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Curr Biol. 2007 May 15;17(10):862-7. Epub 2007 Apr 26.

Behavioral detection of electrical microstimulation in different cortical visual areas.

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Department of Neuroscience, Baylor College of Medicine, One Baylor Plaza, Houston, Texas 77030, USA.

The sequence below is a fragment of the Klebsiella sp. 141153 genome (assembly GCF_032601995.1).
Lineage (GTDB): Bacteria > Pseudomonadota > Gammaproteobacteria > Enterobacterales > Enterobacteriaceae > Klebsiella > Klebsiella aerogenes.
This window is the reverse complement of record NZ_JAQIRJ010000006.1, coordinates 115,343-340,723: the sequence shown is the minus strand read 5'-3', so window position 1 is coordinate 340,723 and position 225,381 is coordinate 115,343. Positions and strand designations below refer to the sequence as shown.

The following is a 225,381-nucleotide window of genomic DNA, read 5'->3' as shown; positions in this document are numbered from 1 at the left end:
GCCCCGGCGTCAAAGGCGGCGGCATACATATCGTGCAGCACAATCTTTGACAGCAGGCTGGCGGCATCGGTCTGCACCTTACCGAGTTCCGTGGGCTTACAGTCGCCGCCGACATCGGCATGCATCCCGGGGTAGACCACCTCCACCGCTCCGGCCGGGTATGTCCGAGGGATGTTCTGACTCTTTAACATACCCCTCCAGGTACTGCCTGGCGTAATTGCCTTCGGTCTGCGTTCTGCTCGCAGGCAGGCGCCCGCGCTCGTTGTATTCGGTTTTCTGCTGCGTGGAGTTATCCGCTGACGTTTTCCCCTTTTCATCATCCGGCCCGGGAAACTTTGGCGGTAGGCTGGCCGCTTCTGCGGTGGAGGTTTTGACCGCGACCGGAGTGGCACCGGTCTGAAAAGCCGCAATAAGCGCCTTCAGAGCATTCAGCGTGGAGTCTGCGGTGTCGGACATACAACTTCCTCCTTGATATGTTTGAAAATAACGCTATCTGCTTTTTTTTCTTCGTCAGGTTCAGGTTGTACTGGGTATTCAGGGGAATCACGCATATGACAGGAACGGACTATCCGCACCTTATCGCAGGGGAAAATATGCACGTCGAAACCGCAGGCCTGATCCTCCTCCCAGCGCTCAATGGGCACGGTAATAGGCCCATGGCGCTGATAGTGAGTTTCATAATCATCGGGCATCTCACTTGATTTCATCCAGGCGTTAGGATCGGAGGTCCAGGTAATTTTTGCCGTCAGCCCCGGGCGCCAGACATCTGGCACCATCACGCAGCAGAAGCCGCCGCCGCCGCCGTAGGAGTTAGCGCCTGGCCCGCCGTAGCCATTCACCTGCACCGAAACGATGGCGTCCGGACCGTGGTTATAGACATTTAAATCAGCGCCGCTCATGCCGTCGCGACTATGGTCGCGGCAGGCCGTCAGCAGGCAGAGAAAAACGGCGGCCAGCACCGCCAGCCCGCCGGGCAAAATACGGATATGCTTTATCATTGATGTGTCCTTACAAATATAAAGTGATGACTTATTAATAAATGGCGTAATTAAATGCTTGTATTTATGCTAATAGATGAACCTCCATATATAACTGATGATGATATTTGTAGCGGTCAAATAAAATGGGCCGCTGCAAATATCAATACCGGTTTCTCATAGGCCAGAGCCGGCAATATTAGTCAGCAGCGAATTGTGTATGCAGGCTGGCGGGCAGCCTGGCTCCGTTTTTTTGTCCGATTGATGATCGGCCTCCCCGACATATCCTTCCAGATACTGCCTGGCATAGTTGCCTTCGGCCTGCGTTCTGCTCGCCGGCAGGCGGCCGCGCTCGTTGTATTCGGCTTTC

The extent to which areas in the visual cerebral cortex differ in their ability to support perceptions has been the subject of considerable speculation. Experiments examining the activity of individual neurons have suggested that activity in later stages of the visual cortex is more closely linked to perception than that in earlier stages [1-9]. In contrast, results from functional imaging, transcranial magnetic stimulation, and lesion studies have been interpreted as showing that earlier stages are more closely coupled to perception [10-15]. We examined whether neuronal activity in early and later stages differs in its ability to support detectable signals by measuring behavioral thresholds for detecting electrical microstimulation in different cortical areas in two monkeys. By training the animals to perform a two-alternative temporal forced-choice task, we obtained criterion-free thresholds from five visual areas--V1, V2, V3A, MT, and the inferotemporal cortex. Every site tested yielded a reliable threshold. Thresholds varied little within and between visual areas, rising gradually from early to later stages. We similarly found no systematic differences in the slopes of the psychometric detection functions from different areas. These results suggest that neuronal signals of similar magnitude evoked in any part of visual cortex can generate percepts.

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